Know your enemy

by John Spellar

In a recent discussion on who we should be targeting, one Welsh MP told the old joke: “if you are standing on a cliff with a Conservative and a Liberal Democrat in front of you, who do you push off first, the answer is the Conservative – it’s business before pleasure”.

That priority is absolutely right because the alternative government next time will either be a Conservative or a Labour led government. However, a bit of a refinement of the approach is also probably necessary.

Of course, where you stand in politics often depends on where you sit and I’m sure that my thinking has been shaped by first winning a council seat on an outer London housing estate from the Liberals and understanding at a very early stage how duplicitous, irresponsible and thoroughly negative they are.

However, on a hard-headed practical view of the current political situation, any idea of easing up on the Liberal Democrats is probably premature. It’s certainly the case in Scotland that as the Lib Dem vote collapsed – most of it essentially being an anti Labour establishment vote – it mainly went to the candidates thought most likely to beat Labour, namely the SNP.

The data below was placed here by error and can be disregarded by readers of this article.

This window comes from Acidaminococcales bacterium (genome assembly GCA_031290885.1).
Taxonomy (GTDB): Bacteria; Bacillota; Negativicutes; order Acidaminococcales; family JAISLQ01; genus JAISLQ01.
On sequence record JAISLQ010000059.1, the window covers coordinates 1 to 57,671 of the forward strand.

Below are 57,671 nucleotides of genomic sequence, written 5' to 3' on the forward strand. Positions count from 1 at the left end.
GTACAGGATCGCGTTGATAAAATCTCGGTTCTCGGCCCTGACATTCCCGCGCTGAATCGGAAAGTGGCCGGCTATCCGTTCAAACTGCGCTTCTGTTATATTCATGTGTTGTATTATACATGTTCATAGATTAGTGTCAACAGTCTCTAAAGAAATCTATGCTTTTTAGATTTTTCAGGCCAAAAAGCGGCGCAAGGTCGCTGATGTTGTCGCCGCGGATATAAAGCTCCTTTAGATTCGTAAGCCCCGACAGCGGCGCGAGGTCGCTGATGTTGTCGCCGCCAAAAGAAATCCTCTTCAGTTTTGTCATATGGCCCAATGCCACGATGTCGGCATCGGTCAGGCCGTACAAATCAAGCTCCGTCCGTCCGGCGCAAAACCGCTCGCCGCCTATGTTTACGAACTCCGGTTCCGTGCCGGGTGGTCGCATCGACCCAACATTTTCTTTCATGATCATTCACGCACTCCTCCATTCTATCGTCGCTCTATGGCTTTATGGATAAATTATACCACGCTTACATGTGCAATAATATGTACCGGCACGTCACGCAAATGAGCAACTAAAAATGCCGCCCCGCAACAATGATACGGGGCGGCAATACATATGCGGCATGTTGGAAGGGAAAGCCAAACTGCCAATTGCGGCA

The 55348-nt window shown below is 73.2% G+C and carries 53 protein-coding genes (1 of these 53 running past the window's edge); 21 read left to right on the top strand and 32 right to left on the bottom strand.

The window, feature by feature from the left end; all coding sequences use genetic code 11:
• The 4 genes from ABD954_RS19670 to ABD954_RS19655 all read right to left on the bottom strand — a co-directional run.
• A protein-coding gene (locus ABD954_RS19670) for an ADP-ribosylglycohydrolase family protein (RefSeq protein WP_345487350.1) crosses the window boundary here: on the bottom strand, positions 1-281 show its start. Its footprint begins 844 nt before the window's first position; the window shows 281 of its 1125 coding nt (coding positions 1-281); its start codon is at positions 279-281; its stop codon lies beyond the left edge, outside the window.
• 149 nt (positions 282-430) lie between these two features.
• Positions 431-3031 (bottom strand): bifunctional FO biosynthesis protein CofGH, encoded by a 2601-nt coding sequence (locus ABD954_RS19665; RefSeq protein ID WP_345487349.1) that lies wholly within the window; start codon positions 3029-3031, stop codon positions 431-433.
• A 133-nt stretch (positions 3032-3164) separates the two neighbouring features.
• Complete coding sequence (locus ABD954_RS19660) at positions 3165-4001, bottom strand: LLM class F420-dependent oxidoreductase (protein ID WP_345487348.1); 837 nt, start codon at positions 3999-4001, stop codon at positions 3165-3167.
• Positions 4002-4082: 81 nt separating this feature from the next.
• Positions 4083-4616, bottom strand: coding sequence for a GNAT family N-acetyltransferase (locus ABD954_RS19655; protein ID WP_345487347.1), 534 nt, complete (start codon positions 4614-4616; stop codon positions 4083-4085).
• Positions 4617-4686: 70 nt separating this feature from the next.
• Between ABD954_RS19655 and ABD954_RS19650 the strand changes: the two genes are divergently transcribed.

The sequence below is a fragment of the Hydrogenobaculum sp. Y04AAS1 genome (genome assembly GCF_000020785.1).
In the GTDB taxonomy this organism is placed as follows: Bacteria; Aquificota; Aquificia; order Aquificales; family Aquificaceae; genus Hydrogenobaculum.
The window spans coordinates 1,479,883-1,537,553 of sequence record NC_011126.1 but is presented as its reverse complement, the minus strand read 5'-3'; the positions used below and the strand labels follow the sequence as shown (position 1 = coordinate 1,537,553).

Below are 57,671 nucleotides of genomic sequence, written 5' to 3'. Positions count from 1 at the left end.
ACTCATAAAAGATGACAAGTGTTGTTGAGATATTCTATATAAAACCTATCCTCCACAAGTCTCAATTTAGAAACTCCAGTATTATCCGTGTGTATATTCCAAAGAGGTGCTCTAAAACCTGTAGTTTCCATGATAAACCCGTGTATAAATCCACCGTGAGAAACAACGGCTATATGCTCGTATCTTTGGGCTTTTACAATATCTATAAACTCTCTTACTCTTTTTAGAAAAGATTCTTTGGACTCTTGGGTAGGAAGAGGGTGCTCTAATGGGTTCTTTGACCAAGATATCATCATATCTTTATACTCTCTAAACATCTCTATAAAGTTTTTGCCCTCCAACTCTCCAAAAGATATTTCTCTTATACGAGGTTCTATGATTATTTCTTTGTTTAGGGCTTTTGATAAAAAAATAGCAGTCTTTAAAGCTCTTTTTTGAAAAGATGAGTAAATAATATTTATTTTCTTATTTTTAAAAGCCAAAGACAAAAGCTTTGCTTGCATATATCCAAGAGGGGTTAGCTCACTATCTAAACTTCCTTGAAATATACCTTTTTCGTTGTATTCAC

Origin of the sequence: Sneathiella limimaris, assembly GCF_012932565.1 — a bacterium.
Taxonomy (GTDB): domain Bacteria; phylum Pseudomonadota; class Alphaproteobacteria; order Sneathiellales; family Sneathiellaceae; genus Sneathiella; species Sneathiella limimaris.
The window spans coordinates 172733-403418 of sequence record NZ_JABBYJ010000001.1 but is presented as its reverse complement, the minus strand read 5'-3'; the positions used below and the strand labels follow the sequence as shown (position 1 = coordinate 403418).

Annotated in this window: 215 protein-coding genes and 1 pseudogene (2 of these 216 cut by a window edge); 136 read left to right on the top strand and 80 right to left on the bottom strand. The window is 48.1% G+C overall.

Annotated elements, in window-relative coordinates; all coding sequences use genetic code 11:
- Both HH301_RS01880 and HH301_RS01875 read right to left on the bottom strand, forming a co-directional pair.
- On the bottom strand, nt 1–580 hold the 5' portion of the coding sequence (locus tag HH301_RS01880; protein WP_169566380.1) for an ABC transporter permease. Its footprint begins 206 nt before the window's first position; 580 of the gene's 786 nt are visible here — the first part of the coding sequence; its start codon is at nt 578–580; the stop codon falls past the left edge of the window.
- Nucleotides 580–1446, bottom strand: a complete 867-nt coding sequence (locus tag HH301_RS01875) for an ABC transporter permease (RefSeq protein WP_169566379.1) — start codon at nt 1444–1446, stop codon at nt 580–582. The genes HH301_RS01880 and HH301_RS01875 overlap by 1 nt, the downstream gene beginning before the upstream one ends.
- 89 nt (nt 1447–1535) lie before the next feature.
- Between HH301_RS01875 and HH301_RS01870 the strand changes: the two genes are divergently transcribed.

However, the picture is very different in other parts of the country. Across much of the North of England, and not just in the big conurbations, the Lib Dems have replaced the Conservatives as the main opposition to Labour. Indeed in many areas they are the sole opposition to Labour. This is also true in some London boroughs.

Therefore for Labour to consolidate our position and firm up our control of those seats, elimination of the Lib Dem political and organisational apparatus which is almost wholly dependent on their councillors is necessary.

This would also then feed into the bigger priority. If the Lib Dems have no hope in seats that they could win from Labour, then in order for them to survive they will have to focus their organisational and propaganda efforts against the Conservatives in many of their seats in the South and South West. We will then have turned round the Iain Duncan Smith paradigm of two coalition parties attacking the Labour party, to two opposition parties attacking the Tories.

Completely focusing on the Tories at the moment would be fine as the answer, if the question was, “how would you vote if there was an election tomorrow”.  However, courtesy of the fixed-term parliament bill we are fairly clear that it is not going to be till 2015. Therefore it serves our interest to consolidate our base over the next year or two while still focusing on our strategy of rebuilding Labour in the South.

It certainly is a sensible business model; it could also be a pleasure.

John Spellar is Labour MP for Warley.

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